Will a Magazine Article Terminate Arnold's Career?
This cannot be a happy Valentine's Day for Arnold Schwarzenegger and Maria Shriver, who've been married 16 years. The parents of four daughters are the subjects of a story in the new issue of Premiere magazine called "Arnold the Barbarian," written by investigative reporter John Connolly.
Connolly lifts the veil off the Schwarzenegger mystique, carefully revealing some of the rumors that have swirled around the action star for years. Some of the stories are sordid and scandalous — but Premiere's lawyers took a thorough look at the piece. Indeed, it's been reported that Martin Singer, Schwarzenegger's attorney, has decided not to sue over these matters.
But what matters they are: They concern Arnold's health, marriage, and his behavior toward women. The women, especially, came forward to Connolly with stories that are mind-blowing and, I would think, potentially permanently damaging to Arnold's billion-dollar career.
In one episode, a female producer's husband visits the set. When he leaves, the star demands of the woman: "Is this why you didn't come up to my hotel room last night and ---- my ----." [Readers of this column will appreciate the deleted expletives.]
In another instance, a woman visiting the set of Eraser in 1996 comes upon Arnold in his trailer giving oral sex to a woman. He looked up and said what could become a line more memorable than "Hasta la vista, baby: Eating is not cheating." When the observer ran into him sometime later and repeated the line to him, she said Schwarzenegger laughed.
Connolly also cites a journalist who spent time with Schwarzenegger and his co-star Rachel Ticotin during the shooting of Total Recall. Ticotin, who was then married to NYPD Blue star David Caruso, was seen one night "making out" with Schwarzenegger.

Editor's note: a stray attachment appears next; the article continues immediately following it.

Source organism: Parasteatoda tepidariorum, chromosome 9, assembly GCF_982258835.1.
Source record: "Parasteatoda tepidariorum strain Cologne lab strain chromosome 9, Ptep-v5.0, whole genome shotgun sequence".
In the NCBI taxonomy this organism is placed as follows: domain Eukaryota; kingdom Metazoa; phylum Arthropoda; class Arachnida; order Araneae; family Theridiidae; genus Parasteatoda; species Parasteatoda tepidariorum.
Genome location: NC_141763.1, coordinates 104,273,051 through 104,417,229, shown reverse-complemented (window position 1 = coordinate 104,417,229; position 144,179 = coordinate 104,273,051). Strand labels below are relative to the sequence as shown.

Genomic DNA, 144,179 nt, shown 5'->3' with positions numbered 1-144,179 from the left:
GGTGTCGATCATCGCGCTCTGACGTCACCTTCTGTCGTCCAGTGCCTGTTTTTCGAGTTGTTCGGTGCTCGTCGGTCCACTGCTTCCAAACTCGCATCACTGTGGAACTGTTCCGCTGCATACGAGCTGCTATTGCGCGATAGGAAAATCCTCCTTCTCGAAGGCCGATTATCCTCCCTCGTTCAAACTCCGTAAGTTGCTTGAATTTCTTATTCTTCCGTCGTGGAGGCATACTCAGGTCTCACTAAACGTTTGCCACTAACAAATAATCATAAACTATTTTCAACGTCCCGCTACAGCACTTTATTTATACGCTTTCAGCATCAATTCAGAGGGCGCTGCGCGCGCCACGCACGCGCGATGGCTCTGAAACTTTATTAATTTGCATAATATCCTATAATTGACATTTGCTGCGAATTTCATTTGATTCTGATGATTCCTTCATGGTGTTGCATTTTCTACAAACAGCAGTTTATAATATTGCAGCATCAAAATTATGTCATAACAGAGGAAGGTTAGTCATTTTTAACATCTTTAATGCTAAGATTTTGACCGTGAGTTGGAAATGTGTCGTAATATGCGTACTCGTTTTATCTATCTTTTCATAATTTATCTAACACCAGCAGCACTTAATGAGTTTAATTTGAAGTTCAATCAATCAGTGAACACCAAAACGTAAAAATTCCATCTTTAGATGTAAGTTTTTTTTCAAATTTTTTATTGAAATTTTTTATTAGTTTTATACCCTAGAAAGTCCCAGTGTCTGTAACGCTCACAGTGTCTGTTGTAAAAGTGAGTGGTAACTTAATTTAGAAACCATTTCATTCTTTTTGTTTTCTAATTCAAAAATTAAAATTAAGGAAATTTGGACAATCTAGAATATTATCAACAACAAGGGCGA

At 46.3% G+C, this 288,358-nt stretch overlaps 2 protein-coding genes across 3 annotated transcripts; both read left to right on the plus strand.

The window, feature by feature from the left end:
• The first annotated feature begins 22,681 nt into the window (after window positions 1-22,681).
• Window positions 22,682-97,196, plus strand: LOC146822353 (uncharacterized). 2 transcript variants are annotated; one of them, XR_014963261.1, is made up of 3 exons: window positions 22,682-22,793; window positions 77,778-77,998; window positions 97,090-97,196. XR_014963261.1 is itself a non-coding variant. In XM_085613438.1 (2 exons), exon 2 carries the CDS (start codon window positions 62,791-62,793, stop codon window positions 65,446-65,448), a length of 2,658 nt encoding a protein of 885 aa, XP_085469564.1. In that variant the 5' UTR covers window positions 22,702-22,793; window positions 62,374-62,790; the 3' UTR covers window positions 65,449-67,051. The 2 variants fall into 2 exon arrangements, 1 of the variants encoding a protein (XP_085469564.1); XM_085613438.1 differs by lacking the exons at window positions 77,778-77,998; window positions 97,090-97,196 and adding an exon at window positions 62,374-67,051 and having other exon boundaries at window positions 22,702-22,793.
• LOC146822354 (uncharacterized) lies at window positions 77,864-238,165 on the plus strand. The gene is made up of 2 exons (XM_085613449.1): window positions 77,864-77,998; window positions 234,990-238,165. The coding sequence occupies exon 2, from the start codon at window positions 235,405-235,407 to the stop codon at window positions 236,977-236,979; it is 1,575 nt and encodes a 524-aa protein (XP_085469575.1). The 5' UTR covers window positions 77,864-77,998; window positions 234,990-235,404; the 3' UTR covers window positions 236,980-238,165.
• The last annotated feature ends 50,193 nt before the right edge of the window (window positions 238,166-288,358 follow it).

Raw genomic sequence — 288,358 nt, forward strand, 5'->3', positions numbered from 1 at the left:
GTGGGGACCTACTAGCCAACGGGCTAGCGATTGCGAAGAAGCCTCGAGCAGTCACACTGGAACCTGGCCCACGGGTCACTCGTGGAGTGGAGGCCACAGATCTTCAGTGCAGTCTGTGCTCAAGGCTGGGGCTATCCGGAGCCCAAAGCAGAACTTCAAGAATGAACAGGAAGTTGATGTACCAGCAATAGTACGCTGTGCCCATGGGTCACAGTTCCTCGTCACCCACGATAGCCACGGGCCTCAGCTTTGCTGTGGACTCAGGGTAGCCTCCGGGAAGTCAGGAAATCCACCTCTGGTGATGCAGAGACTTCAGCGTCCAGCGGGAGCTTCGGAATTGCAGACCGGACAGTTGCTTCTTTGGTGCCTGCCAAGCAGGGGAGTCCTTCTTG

A lawyer who frequents the same Hollywood bistro as Schwarzenegger, Café Roma, told Connolly: "The guy is a real pig. He will say the most disgusting, sexual things to a woman he doesn't know." Makes you wonder what he'd say to a woman he did know!
The pig reference is apt. George Butler, who directed Arnold in his breakthrough film Pumping Iron, told Connolly that Arnold's health is precarious. In 1997, Schwarzenegger revealed that he had elective heart surgery in which a valve was replaced.
Butler clarifies what really happened: "Doctors removed his heart from his body and replaced one of the heart valves with a pig valve. During his recovery, he was rushed back to the operating room, where doctors implanted two more pig valves."
Connolly confers with several doctors who speculate that Schwarzenegger's condition may be the result of his using anabolic steroids when he was a weightlifter. Butler points out that in a scene from Pumping Iron, Schwarzenegger — who used to be on the President's Council for Fitness under the elder George Bush — celebrates a weightlifting win by smoking a large joint.
How did this exposé make it to print? One thing's for sure: For years Arnold employed the kind of high-powered publicists who had enough clout and leverage to pull all of their clients from a magazine that dared take him on.
But more recently Schwarzenegger chose a smaller outfit, just as talented, but without the potential to strike fear in the heart of editors. And so at last we have these horrific tales.
There are still tickets available for tonight's seminar on children at Carnegie Hall, hosted by Michael Jackson. Other child-rearing experts scheduled to appear include Chuck (Love Connection) Woolery.
I am told that Epic Records is hurrying a reissue of Jackson's History, Pt. 1 album for February 27, but with a twist. Instead of a two-record set, Epic will sell only the greatest hits CD, so this History will be revised and cheaper. It's also another part of the brilliant effort to bring back Michael's career by sending his best songs back into the stores before his new album is released.